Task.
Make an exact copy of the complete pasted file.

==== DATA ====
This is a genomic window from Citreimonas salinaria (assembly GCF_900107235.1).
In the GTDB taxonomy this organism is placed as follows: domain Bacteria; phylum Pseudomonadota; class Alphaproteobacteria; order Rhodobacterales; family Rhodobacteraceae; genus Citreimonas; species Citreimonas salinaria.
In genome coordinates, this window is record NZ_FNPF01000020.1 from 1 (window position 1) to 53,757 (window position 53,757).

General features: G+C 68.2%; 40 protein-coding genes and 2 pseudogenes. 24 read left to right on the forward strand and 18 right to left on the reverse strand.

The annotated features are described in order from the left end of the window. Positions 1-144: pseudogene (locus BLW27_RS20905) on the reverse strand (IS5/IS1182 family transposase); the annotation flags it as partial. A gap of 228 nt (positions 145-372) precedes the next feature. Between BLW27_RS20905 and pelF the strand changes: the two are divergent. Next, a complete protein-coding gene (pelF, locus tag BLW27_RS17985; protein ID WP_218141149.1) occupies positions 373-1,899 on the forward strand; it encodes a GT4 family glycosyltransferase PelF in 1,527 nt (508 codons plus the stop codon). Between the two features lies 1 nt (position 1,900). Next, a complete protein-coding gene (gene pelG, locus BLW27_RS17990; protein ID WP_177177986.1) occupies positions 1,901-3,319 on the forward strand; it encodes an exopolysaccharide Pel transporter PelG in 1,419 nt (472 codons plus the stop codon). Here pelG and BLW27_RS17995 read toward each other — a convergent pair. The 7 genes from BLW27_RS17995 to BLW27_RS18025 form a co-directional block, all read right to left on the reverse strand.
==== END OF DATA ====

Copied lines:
This is a genomic window from Citreimonas salinaria (assembly GCF_900107235.1).
In the GTDB taxonomy this organism is placed as follows: domain Bacteria; phylum Pseudomonadota; class Alphaproteobacteria; order Rhodobacterales; family Rhodobacteraceae; genus Citreimonas; species Citreimonas salinaria.
In genome coordinates, this window is record NZ_FNPF01000020.1 from 1 (window position 1) to 53,757 (window position 53,757).

General features: G+C 68.2%; 40 protein-coding genes and 2 pseudogenes. 24 read left to right on the forward strand and 18 right to left on the reverse strand.

The annotated features are described in order from the left end of the window. Positions 1-144: pseudogene (locus BLW27_RS20905) on the reverse strand (IS5/IS1182 family transposase); the annotation flags it as partial. A gap of 228 nt (positions 145-372) precedes the next feature. Between BLW27_RS20905 and pelF the strand changes: the two are divergent. Next, a complete protein-coding gene (pelF, locus tag BLW27_RS17985; protein ID WP_218141149.1) occupies positions 373-1,899 on the forward strand; it encodes a GT4 family glycosyltransferase PelF in 1,527 nt (508 codons plus the stop codon). Between the two features lies 1 nt (position 1,900). Next, a complete protein-coding gene (gene pelG, locus BLW27_RS17990; protein ID WP_177177986.1) occupies positions 1,901-3,319 on the forward strand; it encodes an exopolysaccharide Pel transporter PelG in 1,419 nt (472 codons plus the stop codon). Here pelG and BLW27_RS17995 read toward each other — a convergent pair. The 7 genes from BLW27_RS17995 to BLW27_RS18025 form a co-directional block, all read right to left on the reverse strand.